Over the past few weeks, the French-led forces have been increasingly facing guerrilla-style tactics after initially having been met with little resistance in their drive to force Islamist groups out of the main northern towns of Gao, Kidal and Timbuktu. Although the large-scale military operations in the northern region of the country are beginning to wind down, sporadic fighting continues to erupt and may prove to be an issue once the French hand over their mission to the African Union forces.
“Mission Accomplished” – two words made famous by United States President George W. Bush when he proclaimed on 1 May 2003, after just six weeks of fighting, that the U.S. had successfully completed major combat in Iraq. These two words would over time haunt the Bush administration as “mission accomplished” inevitably transformed into a guerrilla warfare on the streets of Baghdad and throughout the entire country. Nearly a decade later, French President François Hollande used these exact words when on 2 February 2013, he proclaimed that France’s unilateral military intervention was successful and that French troops would begin to withdrawal from Mali in March. While the scale of France’s “Operation Serval” is far smaller in comparison to the operations that took place in Iraq, there may be a number of parallels that can create comparisons amongst these two missions.
As the first suicide bomber struck in the town of Gao, and with the Islamist militants believed to be regrouping in Mali’s northern mountainous regions, restoring complete order in a country which for the past ten months has been chaotic, will prove to be a much tougher and complicated mission. The second phase of France’s campaign, which will primarily focus on restoring territorial integrity throughout Mali, is already proving to be a far more complex challenge than bombing the hideouts of al-Qaeda-linked militants. In order for this stage to be deemed “mission accomplished,” a more intricate process, composed of political, social and economic aspects, is necessary in order to reintegrate the north and the south and to bridge the cultural divides.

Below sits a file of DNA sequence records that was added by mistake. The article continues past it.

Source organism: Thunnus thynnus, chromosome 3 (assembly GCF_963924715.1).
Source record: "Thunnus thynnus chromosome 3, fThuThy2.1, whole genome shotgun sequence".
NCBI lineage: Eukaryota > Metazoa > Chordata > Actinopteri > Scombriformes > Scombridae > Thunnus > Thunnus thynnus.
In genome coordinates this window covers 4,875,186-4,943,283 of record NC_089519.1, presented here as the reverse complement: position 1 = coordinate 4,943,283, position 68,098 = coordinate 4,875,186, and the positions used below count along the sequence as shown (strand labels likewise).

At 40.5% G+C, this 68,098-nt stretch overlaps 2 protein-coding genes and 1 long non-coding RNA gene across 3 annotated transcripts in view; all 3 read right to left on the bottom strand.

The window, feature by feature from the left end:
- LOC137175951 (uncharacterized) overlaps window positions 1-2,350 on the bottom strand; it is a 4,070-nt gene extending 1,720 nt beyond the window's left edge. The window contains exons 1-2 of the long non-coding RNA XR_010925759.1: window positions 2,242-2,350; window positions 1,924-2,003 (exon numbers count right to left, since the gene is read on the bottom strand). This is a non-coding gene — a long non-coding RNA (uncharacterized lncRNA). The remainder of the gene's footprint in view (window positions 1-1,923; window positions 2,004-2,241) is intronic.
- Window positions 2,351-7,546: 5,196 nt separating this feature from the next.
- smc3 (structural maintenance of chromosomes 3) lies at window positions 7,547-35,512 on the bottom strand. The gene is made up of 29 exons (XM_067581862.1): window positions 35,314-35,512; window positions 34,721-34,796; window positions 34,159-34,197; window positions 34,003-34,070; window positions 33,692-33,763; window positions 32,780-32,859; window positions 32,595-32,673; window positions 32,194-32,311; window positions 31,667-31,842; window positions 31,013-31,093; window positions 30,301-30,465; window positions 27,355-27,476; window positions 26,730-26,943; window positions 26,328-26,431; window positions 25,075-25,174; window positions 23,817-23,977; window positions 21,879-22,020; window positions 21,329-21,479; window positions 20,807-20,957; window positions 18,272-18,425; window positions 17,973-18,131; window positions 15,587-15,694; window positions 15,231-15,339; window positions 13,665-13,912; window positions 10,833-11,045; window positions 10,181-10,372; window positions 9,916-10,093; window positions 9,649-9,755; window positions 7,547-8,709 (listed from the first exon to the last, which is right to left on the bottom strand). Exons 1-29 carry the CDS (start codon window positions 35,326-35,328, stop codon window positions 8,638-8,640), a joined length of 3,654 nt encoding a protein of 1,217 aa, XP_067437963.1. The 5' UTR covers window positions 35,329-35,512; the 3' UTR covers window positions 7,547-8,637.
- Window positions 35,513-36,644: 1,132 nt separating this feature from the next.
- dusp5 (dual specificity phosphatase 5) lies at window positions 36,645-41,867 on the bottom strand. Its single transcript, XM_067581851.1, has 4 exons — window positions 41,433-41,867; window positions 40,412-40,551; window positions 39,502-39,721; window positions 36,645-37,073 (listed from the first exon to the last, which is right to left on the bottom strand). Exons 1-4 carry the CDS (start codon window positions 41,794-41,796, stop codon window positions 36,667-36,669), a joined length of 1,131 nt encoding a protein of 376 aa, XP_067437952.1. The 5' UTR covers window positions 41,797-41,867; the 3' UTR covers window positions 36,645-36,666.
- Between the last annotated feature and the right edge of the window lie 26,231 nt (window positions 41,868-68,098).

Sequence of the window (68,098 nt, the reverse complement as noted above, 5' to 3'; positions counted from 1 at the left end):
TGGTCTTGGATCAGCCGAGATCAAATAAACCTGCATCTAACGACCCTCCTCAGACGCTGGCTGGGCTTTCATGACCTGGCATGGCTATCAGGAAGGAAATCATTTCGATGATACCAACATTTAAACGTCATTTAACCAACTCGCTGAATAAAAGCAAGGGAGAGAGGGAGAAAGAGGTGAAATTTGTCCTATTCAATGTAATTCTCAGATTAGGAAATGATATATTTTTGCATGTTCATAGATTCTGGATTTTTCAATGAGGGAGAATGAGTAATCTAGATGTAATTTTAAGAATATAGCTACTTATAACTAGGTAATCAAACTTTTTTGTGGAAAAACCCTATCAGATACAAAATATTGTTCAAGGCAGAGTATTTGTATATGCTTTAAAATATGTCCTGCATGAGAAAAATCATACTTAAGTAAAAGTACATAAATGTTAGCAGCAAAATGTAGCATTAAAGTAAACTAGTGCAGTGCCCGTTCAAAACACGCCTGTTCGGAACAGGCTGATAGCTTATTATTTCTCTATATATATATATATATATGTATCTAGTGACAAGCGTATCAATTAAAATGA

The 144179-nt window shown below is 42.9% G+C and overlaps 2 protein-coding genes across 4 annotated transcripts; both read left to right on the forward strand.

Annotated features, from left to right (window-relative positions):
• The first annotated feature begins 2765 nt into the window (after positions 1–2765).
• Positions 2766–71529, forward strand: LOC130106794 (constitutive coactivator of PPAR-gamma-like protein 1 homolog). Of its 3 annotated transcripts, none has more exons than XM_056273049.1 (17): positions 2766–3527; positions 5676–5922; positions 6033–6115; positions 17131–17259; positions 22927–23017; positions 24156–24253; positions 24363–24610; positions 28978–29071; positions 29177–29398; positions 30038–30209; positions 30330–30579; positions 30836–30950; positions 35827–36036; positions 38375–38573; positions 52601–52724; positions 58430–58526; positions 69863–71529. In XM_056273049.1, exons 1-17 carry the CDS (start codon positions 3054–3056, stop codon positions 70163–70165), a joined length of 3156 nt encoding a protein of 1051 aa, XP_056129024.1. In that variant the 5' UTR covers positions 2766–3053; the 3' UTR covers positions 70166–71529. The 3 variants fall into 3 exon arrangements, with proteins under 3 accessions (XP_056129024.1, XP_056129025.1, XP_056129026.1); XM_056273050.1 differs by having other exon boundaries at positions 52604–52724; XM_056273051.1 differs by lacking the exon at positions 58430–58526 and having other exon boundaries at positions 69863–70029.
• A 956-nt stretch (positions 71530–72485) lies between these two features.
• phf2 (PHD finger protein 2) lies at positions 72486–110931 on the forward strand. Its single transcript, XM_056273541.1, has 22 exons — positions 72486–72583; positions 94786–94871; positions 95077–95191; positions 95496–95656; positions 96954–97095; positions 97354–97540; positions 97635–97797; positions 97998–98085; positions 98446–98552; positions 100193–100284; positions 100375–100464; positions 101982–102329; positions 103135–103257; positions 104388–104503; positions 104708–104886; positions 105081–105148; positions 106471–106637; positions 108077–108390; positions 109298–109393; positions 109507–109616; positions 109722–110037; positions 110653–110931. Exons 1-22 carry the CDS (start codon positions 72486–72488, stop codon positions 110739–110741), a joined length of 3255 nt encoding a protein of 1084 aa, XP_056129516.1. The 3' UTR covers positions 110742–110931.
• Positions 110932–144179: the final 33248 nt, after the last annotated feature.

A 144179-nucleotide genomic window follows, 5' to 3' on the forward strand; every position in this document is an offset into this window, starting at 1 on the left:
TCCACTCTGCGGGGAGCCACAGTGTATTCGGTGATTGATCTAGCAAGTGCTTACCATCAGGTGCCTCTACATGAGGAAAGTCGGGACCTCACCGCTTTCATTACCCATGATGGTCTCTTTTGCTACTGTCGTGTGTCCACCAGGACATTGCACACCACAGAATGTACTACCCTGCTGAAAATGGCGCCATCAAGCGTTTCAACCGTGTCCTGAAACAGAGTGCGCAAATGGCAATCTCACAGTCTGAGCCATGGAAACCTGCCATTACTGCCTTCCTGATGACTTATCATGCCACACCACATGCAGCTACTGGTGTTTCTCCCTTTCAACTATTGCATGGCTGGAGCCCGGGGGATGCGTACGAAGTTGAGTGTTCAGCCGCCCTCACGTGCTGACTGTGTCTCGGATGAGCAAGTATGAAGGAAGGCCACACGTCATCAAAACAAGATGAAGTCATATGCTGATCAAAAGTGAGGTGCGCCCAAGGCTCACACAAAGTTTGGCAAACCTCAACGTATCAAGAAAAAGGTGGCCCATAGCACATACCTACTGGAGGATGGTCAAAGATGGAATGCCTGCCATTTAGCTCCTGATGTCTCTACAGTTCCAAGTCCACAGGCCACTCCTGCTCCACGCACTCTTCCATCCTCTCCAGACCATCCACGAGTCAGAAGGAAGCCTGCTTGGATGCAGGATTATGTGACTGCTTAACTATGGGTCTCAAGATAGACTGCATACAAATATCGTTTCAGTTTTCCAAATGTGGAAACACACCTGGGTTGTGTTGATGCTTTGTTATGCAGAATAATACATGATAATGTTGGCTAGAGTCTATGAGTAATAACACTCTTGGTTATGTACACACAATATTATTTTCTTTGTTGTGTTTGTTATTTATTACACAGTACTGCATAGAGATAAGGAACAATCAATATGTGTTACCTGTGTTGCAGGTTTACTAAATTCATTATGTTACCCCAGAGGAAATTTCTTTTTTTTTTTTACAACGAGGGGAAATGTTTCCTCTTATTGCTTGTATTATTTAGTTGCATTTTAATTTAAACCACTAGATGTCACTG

Amongst the issues that are necessary to take into account are the minimal credibilities and discipline within the Malian army, which has already proven to be a factor with the surfacing of allegations of human rights abuses. In turn, political institutions throughout the country have atrophied, Tuareg separatism continues to pose a threat, there are continuing tensions between the north and south, which includes allegations of acts against human rights, there is a need to tackle a vast uninhibited area, which like in Afghanistan, could create a safe haven for these militants, and there is the rapidly growing refugee crisis that has not only impacted Mali, but its neighbouring countries as well. Additionally, as France looks towards scaling back its operations within the country, officials in Paris will increasingly look towards the African security forces in order to replace them. However it is highly unlikely that this new contingent will be fully prepared to take over from the French by March of this year. Of the estimated 5,000 troops that are set to arrive in Mali, a contingent of only 2,500 soldiers, composed of troops from Burkina Faso, Chad, Niger and Nigeria, is currently on the ground. This contingent is composed of English and French-speaking troops, all of which come from different military cultures and which hold different levels of experience. This has sparked fears that the force may not have the capabilities that are necessary in order to root out the Islamist militants from their hideaways. France has already suggested that a United Nations peacekeeping force be deployed to Mali in April, a sign that the French are well aware of the limitations of the African forces.